Take Two: Can Sanders Broaden His Base?

KEY POINTS FROM THIS ARTICLE -- Unlike in 2016, Bernie Sanders has a real chance to win the Democratic presidential nomination. -- However, he likely will have to broaden his base of support to do so. -- Namely, better showings in big urban and suburban areas are important, particularly as...

Registering By Party: Where the Democrats and Republicans Are Ahead

KEY POINT FROM THIS ARTICLE -- Altogether, there are 31 states (plus the District of Columbia) with party registration; in the others, such as Virginia, voters register without reference to party. In 19 states and the District, there are more registered Democrats than Republicans. In 12 states, there are more...

Donald Trump’s Short Congressional Coattails

KEY POINTS FROM THIS ARTICLE -- Although Donald Trump is remaking the Republican Party in his image, he had among the shortest coattails of any presidential winner going back to Dwight Eisenhower. In 2016, Trump ran ahead of just 24 of 241 Republican House winners and only five of 22...

The 2016 Presidential Vote: A Look Down in the Weeds

If Hillary Clinton had won the presidency -- and she took the popular vote by nearly 3 million -- the narrative of the 2016 election would be far different. Rather than the storyline being Donald’s Trump triumph in the heartland, with its beleaguered blue-collar workers, the emphasis now would be...

AN HISTORICAL RARITY: A FOUR-PARTY PRESIDENTIAL ELECTION

There is no doubt that this is a high stakes election. It is not Tweedledum and Tweedledee, as former Alabama Gov. George Wallace famously said of the major parties when he ran as a third-party candidate nearly a half century ago. Almost everyone nowadays agrees that a Donald Trump presidency...

High Primary Turnouts: Any Clues for the Fall?

Editor’s note: This is the first of two editions of the Crystal Ball this week. While we typically only publish once a week, this is an extraordinary political year and we hope to provide additional commentary and analysis throughout the rest of the cycle as warranted. In the piece below,...

Are Voters Drifting Away?

For first time in 16 years, back-to-back cycles saw drops in raw turnout

For the first decade after Sept. 11, national elections showed a steady rise in voter turnout. The number of ballots cast in presidential elections jumped from 105 million in 2000 to a record 131 million in 2008, an increase of 25% in just eight years. Similarly, the midterm congressional turnout...

IOWA SURVIVES

While potential presidential candidates are just beginning to jockey for pole position for 2016, there has already been one clear winner: the state of Iowa. Its precinct caucuses have retained the leadoff spot in the next nominating cycle in spite of one of the most embarrassing vote counts in modern...

BARACK OBAMA AND BILL CLINTON: COMPLEMENTARY STRENGTHS

The Democrats can use all the assets they can find as they approach a midterm election that grows increasingly challenging. The polls are daunting. The electoral map for both the Senate and House is unfavorable. And history is rarely kind to the president’s party in midterm voting. But the Democrats...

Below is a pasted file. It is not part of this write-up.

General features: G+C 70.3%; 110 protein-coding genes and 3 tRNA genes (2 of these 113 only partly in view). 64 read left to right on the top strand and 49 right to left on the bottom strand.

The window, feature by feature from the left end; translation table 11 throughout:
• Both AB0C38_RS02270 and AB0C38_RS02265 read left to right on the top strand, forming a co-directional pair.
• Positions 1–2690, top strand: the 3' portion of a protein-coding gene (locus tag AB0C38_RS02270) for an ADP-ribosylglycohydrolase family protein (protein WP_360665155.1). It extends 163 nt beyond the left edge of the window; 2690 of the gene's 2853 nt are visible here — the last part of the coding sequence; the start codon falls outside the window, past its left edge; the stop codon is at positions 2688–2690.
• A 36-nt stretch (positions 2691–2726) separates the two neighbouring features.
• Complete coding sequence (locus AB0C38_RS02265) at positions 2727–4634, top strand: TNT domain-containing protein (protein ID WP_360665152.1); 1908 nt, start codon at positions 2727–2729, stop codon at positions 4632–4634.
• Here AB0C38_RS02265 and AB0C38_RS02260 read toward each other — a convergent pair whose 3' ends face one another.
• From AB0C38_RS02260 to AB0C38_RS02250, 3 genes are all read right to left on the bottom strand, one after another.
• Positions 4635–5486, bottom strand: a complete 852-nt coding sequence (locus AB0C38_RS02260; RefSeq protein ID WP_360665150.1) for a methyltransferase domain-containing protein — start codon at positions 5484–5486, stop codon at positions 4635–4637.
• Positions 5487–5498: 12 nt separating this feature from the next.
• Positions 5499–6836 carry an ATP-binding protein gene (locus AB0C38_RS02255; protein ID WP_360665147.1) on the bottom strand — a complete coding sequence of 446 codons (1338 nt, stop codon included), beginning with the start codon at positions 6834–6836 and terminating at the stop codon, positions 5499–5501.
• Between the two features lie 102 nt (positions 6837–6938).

CHRIS CHRISTIE’S MIDTERM MARKER

Probably no election this year has been more important to the presidential politics of 2016 than Republican Gov. Chris Christie’s landslide 60% reelection victory in Democratic-leaning New Jersey. It cemented his place in the front ranks of Republican presidential contenders by demonstrating his vote-getting appeal to constituencies that the GOP...

DEMOCRATS AND THE WHITE HOUSE: FROM LOSING TO WINNING

Accurately or not, Barack Obama has been compared to a number of famous politicians:  FDR, JFK, Ronald Reagan, even Jimmy Carter. But no one as yet has compared him to Michael Dukakis. Yet as a reference point, Dukakis might be as good as anyone. A look at his vote-getting performance...

Holding on to a House Majority

It has been about two decades now that the two major parties switched roles in Washington. For much of the last half of the 20th century, Republicans dominated the White House while Democrats enjoyed a virtual monopoly on both chambers of Congress. But since 1994, their basic spheres of influence...

WHEN THE WHOLE MAP WAS IN PLAY

Throughout this year’s presidential campaign, the competitive portion of the electoral map has been limited to about 12 or 13 states. There are the nine that flipped from Republican George W. Bush in 2004 to Democrat Barack Obama in 2008, plus four or so others -- Michigan, New Hampshire, Pennsylvania...

VOTER TURNOUT: HEADING DOWNWARD IN 2012?

It is arguable that a whole new era in American politics was spawned by 9/11. Since then, compromise has become a dirty word to many and “compassionate conservatism” has gone the way of the Edsel. The two major parties are offering two competing, and vastly different, visions of America in...

Americans Elect to Stay with Two Options

Note: This article originally appeared on Rhodes Cook's political blog. About half of the presidential elections over the last half century have been impacted by a significant third party or independent candidate. This election is unlikely to be one of them. With last month's closure of the ambitious Americans Elect...